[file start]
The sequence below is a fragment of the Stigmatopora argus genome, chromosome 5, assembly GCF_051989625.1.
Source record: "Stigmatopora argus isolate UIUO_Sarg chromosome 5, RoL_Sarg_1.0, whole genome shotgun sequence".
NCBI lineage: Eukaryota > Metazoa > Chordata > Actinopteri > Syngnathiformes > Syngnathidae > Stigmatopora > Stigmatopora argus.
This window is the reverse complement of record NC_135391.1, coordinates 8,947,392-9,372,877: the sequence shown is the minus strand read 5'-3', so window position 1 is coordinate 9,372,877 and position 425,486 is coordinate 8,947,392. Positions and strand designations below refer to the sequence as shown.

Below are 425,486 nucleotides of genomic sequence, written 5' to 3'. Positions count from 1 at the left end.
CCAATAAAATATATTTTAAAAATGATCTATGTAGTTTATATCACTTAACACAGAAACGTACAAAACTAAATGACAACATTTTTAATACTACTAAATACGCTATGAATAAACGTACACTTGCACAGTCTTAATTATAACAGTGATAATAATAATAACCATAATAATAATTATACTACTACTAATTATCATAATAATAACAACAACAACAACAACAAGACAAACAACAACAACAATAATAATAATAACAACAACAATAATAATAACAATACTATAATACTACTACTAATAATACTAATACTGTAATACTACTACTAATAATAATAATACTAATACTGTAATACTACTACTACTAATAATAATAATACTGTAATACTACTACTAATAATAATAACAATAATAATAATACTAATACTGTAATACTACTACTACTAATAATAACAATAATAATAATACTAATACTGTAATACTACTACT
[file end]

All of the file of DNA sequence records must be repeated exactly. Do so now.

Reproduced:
The sequence below is a fragment of the Stigmatopora argus genome, chromosome 5, assembly GCF_051989625.1.
Source record: "Stigmatopora argus isolate UIUO_Sarg chromosome 5, RoL_Sarg_1.0, whole genome shotgun sequence".
NCBI lineage: Eukaryota > Metazoa > Chordata > Actinopteri > Syngnathiformes > Syngnathidae > Stigmatopora > Stigmatopora argus.
This window is the reverse complement of record NC_135391.1, coordinates 8,947,392-9,372,877: the sequence shown is the minus strand read 5'-3', so window position 1 is coordinate 9,372,877 and position 425,486 is coordinate 8,947,392. Positions and strand designations below refer to the sequence as shown.

Below are 425,486 nucleotides of genomic sequence, written 5' to 3'. Positions count from 1 at the left end.
CCAATAAAATATATTTTAAAAATGATCTATGTAGTTTATATCACTTAACACAGAAACGTACAAAACTAAATGACAACATTTTTAATACTACTAAATACGCTATGAATAAACGTACACTTGCACAGTCTTAATTATAACAGTGATAATAATAATAACCATAATAATAATTATACTACTACTAATTATCATAATAATAACAACAACAACAACAACAAGACAAACAACAACAACAATAATAATAATAACAACAACAATAATAATAACAATACTATAATACTACTACTAATAATACTAATACTGTAATACTACTACTAATAATAATAATACTAATACTGTAATACTACTACTACTAATAATAATAATACTGTAATACTACTACTAATAATAATAACAATAATAATAATACTAATACTGTAATACTACTACTACTAATAATAACAATAATAATAATACTAATACTGTAATACTACTACT